Tag Archives: perseverance of the saints

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Last Year- past the end of my rope.

January of last year I found out I was expecting our second child. I was half excited and half terrified, my dream and my dread all wrapped up in one.

New Years Eve of 2015 I had prayed more earnestly than that whole year before that I would conceive again. It was the first time I wanted another baby more than I wanted to escape pain. I prayed, and believed God would answer that prayer in the following year. It was the end of a hard year. Over three hard years. I had so much physical pain with my first pregnancy, and that pain was only just starting to fade three years after my daughter was born. Pain that stabbed me every time I walked and prevented me from doing so much of life. Pregnancy causes severe back and pelvic pain for me, and experience told me that healing from it and getting back to life was a nearly impossible task.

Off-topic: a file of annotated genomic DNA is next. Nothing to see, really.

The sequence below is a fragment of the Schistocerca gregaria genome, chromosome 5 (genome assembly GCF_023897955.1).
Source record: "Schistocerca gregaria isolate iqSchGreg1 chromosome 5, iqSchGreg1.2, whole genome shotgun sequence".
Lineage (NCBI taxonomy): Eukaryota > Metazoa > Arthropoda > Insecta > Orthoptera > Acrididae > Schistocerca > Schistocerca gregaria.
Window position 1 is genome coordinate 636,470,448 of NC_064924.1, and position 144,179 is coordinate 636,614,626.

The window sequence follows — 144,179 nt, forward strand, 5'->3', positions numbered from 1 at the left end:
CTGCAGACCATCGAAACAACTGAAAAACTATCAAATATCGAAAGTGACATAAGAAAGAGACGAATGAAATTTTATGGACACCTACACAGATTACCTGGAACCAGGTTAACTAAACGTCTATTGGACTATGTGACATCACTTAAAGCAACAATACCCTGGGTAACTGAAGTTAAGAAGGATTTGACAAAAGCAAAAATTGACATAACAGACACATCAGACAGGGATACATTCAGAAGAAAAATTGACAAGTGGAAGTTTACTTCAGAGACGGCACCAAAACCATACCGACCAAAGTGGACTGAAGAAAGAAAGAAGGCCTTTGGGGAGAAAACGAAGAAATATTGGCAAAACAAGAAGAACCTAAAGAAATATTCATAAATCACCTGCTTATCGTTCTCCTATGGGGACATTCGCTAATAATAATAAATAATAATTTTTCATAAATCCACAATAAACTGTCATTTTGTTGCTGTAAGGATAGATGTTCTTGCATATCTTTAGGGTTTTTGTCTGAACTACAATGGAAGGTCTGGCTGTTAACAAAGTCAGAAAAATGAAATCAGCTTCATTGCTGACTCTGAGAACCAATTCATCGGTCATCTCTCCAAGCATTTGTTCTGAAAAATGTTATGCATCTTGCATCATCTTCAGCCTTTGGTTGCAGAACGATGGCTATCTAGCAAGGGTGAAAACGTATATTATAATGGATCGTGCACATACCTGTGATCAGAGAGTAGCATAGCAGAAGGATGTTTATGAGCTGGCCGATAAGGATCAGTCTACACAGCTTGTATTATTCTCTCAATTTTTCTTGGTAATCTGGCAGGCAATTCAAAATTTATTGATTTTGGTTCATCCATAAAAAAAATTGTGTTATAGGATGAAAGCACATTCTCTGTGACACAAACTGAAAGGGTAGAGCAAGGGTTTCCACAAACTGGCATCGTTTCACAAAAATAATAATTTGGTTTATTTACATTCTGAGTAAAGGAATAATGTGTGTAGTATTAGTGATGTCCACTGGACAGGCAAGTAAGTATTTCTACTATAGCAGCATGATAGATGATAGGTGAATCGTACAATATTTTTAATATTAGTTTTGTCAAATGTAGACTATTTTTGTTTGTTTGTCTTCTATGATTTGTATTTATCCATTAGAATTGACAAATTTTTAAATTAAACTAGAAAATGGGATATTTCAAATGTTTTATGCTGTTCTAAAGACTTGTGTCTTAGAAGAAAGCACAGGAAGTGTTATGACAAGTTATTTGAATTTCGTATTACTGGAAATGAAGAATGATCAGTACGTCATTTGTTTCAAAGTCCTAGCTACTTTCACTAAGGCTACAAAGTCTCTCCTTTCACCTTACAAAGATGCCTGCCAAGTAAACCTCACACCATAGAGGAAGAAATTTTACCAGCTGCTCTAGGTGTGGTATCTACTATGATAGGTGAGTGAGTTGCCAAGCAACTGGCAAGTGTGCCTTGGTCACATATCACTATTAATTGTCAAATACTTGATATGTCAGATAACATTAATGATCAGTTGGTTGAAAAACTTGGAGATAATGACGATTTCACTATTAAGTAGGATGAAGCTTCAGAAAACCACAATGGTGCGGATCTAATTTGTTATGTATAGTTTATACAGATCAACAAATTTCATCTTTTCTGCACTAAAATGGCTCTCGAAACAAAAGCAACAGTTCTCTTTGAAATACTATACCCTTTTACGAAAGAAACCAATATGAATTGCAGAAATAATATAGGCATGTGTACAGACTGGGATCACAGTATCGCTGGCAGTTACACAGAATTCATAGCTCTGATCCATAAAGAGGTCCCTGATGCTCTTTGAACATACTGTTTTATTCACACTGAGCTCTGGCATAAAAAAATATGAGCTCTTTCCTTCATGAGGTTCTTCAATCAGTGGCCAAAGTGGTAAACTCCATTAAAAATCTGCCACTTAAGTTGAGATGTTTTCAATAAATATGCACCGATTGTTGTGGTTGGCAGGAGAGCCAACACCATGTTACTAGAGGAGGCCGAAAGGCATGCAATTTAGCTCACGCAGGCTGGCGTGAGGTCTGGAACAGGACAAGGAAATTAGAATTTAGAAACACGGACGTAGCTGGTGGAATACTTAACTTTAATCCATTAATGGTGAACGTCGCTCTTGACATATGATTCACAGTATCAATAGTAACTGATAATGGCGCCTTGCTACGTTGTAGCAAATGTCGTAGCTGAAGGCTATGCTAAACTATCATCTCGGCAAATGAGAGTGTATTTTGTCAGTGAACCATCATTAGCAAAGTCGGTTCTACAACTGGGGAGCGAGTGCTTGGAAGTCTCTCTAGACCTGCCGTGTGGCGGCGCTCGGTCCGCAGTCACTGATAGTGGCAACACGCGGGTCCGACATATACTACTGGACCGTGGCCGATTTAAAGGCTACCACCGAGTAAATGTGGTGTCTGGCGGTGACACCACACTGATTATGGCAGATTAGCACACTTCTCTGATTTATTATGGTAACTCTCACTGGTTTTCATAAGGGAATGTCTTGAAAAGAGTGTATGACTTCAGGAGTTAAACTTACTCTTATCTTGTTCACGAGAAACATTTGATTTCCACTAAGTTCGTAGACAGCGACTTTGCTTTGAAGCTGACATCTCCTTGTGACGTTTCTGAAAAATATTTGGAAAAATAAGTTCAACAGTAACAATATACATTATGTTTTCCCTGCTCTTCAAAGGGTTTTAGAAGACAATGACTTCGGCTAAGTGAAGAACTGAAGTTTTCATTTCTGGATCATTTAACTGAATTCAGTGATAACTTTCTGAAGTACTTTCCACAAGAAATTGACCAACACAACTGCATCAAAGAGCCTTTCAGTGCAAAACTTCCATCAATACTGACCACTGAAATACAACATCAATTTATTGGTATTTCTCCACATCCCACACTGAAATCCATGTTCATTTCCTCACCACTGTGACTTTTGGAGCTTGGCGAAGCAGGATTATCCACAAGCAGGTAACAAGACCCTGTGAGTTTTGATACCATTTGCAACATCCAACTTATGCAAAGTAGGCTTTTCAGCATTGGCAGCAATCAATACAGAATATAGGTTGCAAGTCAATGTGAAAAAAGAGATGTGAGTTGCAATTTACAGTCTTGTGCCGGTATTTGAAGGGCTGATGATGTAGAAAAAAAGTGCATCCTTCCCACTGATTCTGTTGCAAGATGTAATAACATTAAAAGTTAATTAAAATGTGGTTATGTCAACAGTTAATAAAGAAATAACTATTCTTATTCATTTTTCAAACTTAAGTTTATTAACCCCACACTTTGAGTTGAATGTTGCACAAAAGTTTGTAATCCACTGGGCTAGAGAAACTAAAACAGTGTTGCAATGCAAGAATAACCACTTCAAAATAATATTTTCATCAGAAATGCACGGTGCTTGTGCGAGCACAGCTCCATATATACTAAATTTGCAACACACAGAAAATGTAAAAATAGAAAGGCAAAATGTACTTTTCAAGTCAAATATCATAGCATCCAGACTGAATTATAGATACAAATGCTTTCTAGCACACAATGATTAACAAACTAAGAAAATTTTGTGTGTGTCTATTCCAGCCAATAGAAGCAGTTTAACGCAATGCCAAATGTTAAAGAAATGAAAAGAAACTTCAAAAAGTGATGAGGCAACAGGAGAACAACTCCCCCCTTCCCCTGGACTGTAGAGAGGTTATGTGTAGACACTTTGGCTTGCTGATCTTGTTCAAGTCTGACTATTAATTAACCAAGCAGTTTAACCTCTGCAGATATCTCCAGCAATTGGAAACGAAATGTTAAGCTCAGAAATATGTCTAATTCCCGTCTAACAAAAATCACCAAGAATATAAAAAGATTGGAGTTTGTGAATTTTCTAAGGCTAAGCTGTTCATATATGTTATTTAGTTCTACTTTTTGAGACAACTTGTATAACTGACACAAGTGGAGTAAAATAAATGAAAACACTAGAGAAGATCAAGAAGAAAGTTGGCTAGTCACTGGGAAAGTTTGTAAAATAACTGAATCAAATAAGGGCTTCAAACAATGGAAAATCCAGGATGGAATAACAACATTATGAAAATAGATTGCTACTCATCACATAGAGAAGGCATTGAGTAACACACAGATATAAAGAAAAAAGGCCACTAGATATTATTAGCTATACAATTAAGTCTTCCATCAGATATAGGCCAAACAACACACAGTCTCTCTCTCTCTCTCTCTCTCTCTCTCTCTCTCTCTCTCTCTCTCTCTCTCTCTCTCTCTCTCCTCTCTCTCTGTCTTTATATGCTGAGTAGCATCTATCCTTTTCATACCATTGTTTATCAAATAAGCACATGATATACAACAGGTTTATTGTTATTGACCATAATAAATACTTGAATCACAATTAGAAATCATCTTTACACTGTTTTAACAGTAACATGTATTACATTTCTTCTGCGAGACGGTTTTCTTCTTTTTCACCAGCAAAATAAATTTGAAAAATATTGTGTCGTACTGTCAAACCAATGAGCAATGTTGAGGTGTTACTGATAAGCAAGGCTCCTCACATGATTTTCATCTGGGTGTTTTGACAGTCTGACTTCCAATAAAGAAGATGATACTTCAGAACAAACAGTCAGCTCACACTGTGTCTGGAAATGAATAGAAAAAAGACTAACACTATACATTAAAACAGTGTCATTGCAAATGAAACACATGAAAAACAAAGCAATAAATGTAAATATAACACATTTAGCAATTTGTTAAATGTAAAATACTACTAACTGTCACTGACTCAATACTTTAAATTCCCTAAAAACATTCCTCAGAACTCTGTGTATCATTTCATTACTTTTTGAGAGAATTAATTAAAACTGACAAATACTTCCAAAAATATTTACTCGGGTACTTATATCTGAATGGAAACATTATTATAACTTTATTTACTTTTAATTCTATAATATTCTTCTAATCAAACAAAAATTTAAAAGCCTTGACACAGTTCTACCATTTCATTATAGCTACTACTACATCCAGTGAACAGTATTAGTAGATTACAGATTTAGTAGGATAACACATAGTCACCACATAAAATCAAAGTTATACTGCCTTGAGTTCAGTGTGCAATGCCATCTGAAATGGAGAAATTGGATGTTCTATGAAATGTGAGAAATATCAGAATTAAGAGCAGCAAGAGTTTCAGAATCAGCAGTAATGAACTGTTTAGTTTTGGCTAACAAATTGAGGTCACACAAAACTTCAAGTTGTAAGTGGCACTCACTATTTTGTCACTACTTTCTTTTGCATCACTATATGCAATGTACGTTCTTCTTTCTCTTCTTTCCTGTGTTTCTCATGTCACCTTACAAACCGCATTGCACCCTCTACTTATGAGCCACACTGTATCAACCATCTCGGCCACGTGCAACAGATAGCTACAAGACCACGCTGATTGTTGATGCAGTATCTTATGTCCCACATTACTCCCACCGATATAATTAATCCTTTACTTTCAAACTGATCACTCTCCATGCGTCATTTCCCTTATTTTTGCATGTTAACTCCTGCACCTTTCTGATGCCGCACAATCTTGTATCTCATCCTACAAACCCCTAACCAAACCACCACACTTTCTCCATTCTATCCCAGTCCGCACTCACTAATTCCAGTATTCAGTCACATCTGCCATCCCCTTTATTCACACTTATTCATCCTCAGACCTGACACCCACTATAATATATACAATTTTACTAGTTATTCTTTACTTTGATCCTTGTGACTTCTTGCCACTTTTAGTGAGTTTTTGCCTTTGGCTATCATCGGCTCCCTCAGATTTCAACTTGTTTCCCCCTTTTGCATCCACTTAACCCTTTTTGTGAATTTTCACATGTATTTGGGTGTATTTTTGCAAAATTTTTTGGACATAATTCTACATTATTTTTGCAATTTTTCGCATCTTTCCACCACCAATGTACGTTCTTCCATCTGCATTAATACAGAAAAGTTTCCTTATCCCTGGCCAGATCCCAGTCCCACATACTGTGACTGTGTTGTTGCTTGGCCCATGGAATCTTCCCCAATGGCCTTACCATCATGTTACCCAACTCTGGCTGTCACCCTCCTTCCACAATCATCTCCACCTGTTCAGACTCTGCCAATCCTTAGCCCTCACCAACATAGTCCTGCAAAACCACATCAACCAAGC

That New Year’s Eve I wrote:

“I don’t know that I’ve ever been so low
As this year
Or as high,
It was a battle knowing no retreats
Though bombs like rain
Fell from the sky.”

I was still scared that God would answer my prayer for a baby at the end of a year in which I battled so hard and was left weary, needing rest. If He did, how was I going to survive it? I was so spent with pain, so ready to move beyond it, yet I wanted another child so desperately. I ended that poem praying:

“Here I am- empty without You,
Take me up
Upon Your shoulder bear,